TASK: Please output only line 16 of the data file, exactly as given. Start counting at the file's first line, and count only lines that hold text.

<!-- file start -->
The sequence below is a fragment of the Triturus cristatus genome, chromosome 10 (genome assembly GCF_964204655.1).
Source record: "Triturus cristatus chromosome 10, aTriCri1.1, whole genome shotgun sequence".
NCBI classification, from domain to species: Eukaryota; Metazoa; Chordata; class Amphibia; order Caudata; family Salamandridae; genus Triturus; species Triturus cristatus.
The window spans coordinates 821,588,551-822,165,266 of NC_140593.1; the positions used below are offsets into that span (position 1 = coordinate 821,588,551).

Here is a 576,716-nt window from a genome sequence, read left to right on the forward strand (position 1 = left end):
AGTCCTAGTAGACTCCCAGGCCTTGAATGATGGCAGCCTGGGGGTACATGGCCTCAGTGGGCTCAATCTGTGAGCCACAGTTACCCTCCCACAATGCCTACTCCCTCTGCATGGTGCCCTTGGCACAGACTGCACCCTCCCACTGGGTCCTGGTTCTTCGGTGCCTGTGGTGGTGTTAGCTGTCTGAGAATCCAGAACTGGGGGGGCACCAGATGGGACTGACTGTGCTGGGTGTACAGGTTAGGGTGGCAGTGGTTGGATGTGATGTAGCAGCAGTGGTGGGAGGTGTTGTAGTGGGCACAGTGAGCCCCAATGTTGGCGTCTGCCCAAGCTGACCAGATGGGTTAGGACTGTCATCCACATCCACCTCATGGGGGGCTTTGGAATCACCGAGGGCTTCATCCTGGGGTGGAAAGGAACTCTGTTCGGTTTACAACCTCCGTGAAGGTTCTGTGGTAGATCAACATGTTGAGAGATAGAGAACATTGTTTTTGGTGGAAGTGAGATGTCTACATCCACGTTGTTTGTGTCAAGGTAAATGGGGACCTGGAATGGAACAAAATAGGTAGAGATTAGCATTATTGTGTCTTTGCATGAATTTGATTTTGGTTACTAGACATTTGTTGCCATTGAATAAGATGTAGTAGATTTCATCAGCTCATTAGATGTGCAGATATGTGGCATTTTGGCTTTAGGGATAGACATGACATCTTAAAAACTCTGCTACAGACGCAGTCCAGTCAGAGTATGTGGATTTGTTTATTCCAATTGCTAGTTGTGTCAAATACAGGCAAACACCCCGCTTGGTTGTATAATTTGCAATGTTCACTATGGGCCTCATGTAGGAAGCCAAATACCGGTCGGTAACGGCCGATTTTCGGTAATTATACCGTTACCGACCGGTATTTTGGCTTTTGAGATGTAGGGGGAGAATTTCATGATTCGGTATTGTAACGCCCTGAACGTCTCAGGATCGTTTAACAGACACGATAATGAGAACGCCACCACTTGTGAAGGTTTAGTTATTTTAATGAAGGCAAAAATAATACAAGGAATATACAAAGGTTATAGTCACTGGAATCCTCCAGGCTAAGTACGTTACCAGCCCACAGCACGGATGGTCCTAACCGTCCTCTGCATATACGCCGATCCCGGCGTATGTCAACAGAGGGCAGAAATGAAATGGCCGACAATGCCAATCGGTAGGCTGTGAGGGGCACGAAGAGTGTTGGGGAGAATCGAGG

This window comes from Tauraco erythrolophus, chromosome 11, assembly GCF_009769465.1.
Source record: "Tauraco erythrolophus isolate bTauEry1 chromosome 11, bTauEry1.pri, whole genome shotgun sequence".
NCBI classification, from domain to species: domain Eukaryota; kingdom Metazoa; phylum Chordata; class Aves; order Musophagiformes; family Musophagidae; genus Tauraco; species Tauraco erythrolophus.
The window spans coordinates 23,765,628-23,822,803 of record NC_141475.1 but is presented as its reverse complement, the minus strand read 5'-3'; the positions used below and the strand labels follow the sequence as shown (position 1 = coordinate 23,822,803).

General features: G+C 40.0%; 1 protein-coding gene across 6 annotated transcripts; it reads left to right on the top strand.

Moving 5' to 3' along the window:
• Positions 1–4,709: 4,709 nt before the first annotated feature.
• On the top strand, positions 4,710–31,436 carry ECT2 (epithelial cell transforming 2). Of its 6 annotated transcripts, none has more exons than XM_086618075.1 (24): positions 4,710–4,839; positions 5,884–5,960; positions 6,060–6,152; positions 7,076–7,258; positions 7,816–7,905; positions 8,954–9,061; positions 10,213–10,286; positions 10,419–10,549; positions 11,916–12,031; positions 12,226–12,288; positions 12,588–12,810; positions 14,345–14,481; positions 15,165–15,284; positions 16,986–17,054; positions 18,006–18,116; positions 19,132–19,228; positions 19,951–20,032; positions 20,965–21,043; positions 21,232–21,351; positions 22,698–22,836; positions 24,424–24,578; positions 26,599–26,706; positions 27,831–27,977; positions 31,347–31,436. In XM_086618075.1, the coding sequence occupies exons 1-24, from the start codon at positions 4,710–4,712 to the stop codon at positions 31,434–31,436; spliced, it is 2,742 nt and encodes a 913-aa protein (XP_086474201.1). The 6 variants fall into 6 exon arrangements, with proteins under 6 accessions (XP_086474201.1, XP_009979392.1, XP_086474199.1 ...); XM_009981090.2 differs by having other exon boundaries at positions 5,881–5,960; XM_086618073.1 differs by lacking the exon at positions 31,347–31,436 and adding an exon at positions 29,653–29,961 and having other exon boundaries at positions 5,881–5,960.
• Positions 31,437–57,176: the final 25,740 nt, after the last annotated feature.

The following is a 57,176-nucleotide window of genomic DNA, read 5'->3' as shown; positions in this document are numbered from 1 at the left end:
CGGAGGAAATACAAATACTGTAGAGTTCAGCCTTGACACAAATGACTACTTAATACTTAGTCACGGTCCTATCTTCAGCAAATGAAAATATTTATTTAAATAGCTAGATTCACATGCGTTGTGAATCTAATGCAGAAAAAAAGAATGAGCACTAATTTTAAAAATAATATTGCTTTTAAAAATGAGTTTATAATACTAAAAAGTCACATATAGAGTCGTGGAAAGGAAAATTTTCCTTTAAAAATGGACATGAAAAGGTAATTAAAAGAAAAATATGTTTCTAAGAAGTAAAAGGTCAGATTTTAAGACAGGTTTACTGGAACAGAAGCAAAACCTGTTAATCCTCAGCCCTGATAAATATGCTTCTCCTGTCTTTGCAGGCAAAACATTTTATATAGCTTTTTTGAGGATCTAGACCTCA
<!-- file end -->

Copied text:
The following is a 57,176-nucleotide window of genomic DNA, read 5'->3' as shown; positions in this document are numbered from 1 at the left end: